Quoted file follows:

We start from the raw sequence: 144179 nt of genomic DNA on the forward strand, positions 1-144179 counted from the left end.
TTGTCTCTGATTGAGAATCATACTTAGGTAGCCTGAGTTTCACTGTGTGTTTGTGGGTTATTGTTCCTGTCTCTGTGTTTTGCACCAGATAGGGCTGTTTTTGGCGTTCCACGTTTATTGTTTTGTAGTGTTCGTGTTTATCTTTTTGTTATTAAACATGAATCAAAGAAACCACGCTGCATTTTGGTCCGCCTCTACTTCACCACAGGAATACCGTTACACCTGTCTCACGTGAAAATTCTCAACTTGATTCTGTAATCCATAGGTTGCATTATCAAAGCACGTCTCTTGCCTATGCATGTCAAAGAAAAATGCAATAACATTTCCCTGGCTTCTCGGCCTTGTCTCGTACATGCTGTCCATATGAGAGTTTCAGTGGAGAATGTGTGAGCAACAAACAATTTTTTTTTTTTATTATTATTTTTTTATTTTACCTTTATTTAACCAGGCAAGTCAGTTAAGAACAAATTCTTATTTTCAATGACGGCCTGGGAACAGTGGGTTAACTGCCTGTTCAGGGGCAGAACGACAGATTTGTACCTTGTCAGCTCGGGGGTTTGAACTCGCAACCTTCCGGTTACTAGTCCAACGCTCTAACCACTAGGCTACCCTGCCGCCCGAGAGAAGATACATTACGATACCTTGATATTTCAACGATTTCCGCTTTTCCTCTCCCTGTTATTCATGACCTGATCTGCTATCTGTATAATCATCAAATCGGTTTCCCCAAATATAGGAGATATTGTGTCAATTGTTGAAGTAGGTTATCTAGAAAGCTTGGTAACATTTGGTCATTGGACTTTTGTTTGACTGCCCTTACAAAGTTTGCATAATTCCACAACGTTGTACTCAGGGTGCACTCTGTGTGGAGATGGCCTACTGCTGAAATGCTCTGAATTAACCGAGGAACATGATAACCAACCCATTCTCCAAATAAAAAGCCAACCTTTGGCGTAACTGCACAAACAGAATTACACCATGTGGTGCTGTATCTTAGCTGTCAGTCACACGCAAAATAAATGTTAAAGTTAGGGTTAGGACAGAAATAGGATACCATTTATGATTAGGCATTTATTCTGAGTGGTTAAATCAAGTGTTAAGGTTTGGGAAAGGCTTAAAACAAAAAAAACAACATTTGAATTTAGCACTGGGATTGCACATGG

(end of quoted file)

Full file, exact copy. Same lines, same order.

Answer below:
We start from the raw sequence: 144179 nt of genomic DNA on the forward strand, positions 1-144179 counted from the left end.
TTGTCTCTGATTGAGAATCATACTTAGGTAGCCTGAGTTTCACTGTGTGTTTGTGGGTTATTGTTCCTGTCTCTGTGTTTTGCACCAGATAGGGCTGTTTTTGGCGTTCCACGTTTATTGTTTTGTAGTGTTCGTGTTTATCTTTTTGTTATTAAACATGAATCAAAGAAACCACGCTGCATTTTGGTCCGCCTCTACTTCACCACAGGAATACCGTTACACCTGTCTCACGTGAAAATTCTCAACTTGATTCTGTAATCCATAGGTTGCATTATCAAAGCACGTCTCTTGCCTATGCATGTCAAAGAAAAATGCAATAACATTTCCCTGGCTTCTCGGCCTTGTCTCGTACATGCTGTCCATATGAGAGTTTCAGTGGAGAATGTGTGAGCAACAAACAATTTTTTTTTTTTATTATTATTTTTTTATTTTACCTTTATTTAACCAGGCAAGTCAGTTAAGAACAAATTCTTATTTTCAATGACGGCCTGGGAACAGTGGGTTAACTGCCTGTTCAGGGGCAGAACGACAGATTTGTACCTTGTCAGCTCGGGGGTTTGAACTCGCAACCTTCCGGTTACTAGTCCAACGCTCTAACCACTAGGCTACCCTGCCGCCCGAGAGAAGATACATTACGATACCTTGATATTTCAACGATTTCCGCTTTTCCTCTCCCTGTTATTCATGACCTGATCTGCTATCTGTATAATCATCAAATCGGTTTCCCCAAATATAGGAGATATTGTGTCAATTGTTGAAGTAGGTTATCTAGAAAGCTTGGTAACATTTGGTCATTGGACTTTTGTTTGACTGCCCTTACAAAGTTTGCATAATTCCACAACGTTGTACTCAGGGTGCACTCTGTGTGGAGATGGCCTACTGCTGAAATGCTCTGAATTAACCGAGGAACATGATAACCAACCCATTCTCCAAATAAAAAGCCAACCTTTGGCGTAACTGCACAAACAGAATTACACCATGTGGTGCTGTATCTTAGCTGTCAGTCACACGCAAAATAAATGTTAAAGTTAGGGTTAGGACAGAAATAGGATACCATTTATGATTAGGCATTTATTCTGAGTGGTTAAATCAAGTGTTAAGGTTTGGGAAAGGCTTAAAACAAAAAAAACAACATTTGAATTTAGCACTGGGATTGCACATGG